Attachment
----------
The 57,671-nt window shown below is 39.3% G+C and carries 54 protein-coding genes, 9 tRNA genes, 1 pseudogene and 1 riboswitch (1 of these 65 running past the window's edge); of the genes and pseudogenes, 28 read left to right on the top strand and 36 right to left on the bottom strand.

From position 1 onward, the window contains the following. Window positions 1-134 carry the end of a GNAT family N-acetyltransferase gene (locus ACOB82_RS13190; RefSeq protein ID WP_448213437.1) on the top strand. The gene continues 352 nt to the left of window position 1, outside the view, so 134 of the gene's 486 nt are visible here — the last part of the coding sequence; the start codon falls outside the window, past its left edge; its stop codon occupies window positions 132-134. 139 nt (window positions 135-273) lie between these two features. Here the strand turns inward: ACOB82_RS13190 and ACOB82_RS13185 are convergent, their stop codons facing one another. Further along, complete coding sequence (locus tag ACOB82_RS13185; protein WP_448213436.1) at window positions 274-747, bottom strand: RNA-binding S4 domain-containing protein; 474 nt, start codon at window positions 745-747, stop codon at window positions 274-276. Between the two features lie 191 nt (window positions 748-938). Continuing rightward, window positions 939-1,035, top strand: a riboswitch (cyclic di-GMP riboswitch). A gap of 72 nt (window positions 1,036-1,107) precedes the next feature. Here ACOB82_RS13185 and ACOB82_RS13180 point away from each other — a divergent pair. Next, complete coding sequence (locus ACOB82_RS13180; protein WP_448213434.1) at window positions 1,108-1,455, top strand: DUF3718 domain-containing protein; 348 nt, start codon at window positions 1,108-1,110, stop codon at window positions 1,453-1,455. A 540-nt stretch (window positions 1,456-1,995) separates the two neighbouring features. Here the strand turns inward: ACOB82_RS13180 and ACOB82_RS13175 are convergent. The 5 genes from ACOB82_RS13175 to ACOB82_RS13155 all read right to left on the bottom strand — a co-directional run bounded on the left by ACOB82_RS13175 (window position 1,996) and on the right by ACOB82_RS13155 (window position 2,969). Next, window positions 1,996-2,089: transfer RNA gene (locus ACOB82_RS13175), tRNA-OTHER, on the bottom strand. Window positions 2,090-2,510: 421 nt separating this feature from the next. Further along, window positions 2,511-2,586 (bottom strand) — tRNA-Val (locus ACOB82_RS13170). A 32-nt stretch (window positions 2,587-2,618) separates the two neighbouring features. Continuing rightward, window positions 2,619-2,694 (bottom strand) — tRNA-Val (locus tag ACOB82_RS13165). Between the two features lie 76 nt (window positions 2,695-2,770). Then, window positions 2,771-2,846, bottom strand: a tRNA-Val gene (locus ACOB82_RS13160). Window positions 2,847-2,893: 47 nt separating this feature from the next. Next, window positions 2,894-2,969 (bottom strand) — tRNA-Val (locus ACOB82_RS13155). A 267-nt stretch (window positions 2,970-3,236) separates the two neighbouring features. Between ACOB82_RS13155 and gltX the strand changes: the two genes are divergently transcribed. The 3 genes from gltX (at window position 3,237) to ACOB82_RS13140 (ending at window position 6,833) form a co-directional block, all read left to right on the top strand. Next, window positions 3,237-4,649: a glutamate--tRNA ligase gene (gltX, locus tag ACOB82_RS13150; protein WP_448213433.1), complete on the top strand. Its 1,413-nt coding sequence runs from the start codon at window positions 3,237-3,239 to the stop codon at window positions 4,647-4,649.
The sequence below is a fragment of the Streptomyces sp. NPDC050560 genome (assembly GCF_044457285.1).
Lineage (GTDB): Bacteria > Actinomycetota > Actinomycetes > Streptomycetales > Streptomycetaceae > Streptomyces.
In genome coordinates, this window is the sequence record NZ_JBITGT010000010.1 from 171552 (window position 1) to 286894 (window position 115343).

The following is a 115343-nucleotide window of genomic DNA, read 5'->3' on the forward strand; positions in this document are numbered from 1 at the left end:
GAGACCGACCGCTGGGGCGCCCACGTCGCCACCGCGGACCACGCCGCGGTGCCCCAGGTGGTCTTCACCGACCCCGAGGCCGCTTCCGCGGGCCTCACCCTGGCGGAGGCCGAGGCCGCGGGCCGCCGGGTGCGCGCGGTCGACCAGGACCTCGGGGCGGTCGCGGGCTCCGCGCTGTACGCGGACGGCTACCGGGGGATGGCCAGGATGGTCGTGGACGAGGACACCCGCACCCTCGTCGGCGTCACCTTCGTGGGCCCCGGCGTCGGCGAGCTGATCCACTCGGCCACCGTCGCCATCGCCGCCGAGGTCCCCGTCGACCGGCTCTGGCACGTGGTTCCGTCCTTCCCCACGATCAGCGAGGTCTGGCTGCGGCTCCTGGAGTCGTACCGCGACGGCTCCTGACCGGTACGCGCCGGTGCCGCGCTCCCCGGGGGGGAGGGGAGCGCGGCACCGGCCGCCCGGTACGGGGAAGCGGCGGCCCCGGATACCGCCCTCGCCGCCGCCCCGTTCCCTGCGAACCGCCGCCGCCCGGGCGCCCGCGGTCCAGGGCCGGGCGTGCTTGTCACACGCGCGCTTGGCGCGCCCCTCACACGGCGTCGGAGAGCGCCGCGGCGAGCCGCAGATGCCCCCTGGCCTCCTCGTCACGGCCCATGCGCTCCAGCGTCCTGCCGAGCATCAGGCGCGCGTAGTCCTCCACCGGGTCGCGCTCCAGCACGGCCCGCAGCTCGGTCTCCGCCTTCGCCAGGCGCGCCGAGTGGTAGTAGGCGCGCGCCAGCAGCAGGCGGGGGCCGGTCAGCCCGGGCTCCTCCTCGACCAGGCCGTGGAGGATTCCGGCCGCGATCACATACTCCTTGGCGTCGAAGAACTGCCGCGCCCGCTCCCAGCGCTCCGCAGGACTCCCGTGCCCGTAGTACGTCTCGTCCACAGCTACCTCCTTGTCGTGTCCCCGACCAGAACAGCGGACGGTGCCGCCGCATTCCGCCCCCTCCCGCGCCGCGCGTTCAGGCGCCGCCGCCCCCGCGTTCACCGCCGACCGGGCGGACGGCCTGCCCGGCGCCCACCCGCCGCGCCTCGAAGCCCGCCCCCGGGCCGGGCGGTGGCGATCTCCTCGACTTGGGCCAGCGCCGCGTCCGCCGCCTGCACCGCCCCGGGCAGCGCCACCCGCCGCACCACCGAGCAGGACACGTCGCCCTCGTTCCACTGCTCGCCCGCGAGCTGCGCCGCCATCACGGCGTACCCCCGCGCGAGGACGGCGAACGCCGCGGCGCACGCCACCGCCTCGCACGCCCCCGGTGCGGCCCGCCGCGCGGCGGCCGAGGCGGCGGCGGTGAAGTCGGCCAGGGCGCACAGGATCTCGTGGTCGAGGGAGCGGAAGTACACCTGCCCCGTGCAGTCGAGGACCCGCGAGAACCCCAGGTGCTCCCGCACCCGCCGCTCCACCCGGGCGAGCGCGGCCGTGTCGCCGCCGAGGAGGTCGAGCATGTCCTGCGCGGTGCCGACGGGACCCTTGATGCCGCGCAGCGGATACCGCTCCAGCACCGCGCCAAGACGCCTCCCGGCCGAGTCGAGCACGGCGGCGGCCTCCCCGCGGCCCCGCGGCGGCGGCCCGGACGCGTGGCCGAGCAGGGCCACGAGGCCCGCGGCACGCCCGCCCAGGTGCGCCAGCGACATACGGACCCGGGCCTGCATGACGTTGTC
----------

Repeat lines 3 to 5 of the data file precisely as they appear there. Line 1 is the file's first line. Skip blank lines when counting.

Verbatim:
The sequence below is a fragment of the Streptomyces sp. NPDC050560 genome (assembly GCF_044457285.1).
Lineage (GTDB): Bacteria > Actinomycetota > Actinomycetes > Streptomycetales > Streptomycetaceae > Streptomyces.
In genome coordinates, this window is the sequence record NZ_JBITGT010000010.1 from 171552 (window position 1) to 286894 (window position 115343).